What should I be using to store the values of a wallet in a MySQL database?

Apparently floats are too imprecise to be storing Bitcoins, especially down to the satoshi.

So what should I be using? Decimal ?

3 Answers 3


There would be small expression errors. If you want to save as integers just multiply by 100000000 and save satoshis.

As @ypercube states MySQL BIGINT is a wise type choice for storing satoshis, MySQL INT does not have a sufficient maximum value.

  • I'm not entirely sure I understand your math. Commented Mar 3, 2014 at 5:01
  • 6
    @WannabeeBitcoinDev: Store the number of satoshis rather than the number of BTC, since satoshis can't be subdivided. For example, for an amount of BTC 12.531, store the integer 1253100000. For BTC 0.00031, store 31000. Commented Mar 3, 2014 at 5:35
  • This is not a good answer. INT datatype in MySQL is restricted up to 2^32-1 for UNSIGNED and from -2^31 to 2^31-1 in SIGNED. BIGINT or DECIMAL is a wiser choice. Commented Apr 9, 2014 at 10:26
  • @ypercube The answer says "integers" (versus floating point as in the question). INT, BIGINT and DECIMAL are all examples of integer types. If someone creating such a table from this answer can't figure out the appropriate integer type on their own, they shouldn't be creating database tables.
    – dchapes
    Commented Apr 9, 2014 at 12:40
  • 1
    @dchapes: If someone knew, they wouldn't have asked a question in the first place. INT and BIGINT are integer datatypes, yes. DECIMAL is a fixed point but not integer. And someone who doesn't know the details, may confuse INTEGER with integer. I only meant this comment to notify the answerer, so he can improve the asnwer. I have not downvoted as I agree with the general notion of the answer. Commented Apr 9, 2014 at 13:13

What you want is a MySQL Decimal field.

Specifically you want a DECIMAL(16,8)

That will give you 8 digits before the decimal and 8 after the decimal

See http://dev.mysql.com/doc/refman/5.1/en/precision-math-decimal-changes.html for details.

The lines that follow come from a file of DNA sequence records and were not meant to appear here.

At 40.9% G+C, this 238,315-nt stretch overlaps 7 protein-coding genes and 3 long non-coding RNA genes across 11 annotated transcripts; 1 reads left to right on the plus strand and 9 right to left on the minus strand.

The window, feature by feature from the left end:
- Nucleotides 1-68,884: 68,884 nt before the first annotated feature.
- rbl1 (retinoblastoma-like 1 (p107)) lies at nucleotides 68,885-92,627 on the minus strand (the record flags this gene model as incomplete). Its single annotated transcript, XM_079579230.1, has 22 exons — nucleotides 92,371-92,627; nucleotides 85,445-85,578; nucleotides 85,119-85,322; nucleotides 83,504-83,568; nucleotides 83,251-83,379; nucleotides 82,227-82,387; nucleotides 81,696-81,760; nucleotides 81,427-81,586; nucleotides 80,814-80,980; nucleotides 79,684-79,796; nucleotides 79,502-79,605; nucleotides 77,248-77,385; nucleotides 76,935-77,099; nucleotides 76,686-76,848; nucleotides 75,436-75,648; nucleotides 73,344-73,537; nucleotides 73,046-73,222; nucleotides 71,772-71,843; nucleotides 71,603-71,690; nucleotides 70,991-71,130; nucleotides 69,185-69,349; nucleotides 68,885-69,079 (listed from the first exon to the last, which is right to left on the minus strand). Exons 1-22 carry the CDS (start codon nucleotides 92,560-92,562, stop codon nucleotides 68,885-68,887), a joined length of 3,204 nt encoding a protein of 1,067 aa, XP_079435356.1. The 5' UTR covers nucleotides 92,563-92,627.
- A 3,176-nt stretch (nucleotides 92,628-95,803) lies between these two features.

• 2
    What makes you believe the value won't rise above 10^8 USD? :)
    – Gili
    Commented Jan 4, 2018 at 9:35
  • since there can't be more than 21 millions BTC, (7,8) should be enough. but if there is a possibility of treating additive values, say volume exchanged over a year, then it can go way over.
    – v.oddou
    Commented Mar 10, 2018 at 5:54
  • storing ohlc base and quote volume in this format explodes the memory big time especially for 1m candles, perhaps keep ohlc float and volumes in double?
    – PirateApp
    Commented Mar 1, 2019 at 13:37
  • @Gili The question is about storing an amount of BTC, not how much BTC is worth in fiat. Since the max amount of bitcoin possible is 21,000,000 8 digits before the decimal is sufficient.
    – antriver
    Commented Jan 8, 2021 at 19:59

a float natively only goes up to 7 decimals in most cases. if you just roll with decimal you'll be safe. When you round a 7 digit number to 8 decimal places you'll run into rounding issues.

  • unusable. floats become very sparse at higher values. the 8 digits after the dot can't be retained after a few hundreds. it becomes integer between 8 and 16 million, and after that you have to jump 2 by 2 until the max 21 million of BTC. however it's possible to possess 19 million BTC and 5 satoshi. not that you would care at this point, but still people's asset can't be waived under the leg.
    – v.oddou
    Commented Mar 10, 2018 at 5:57

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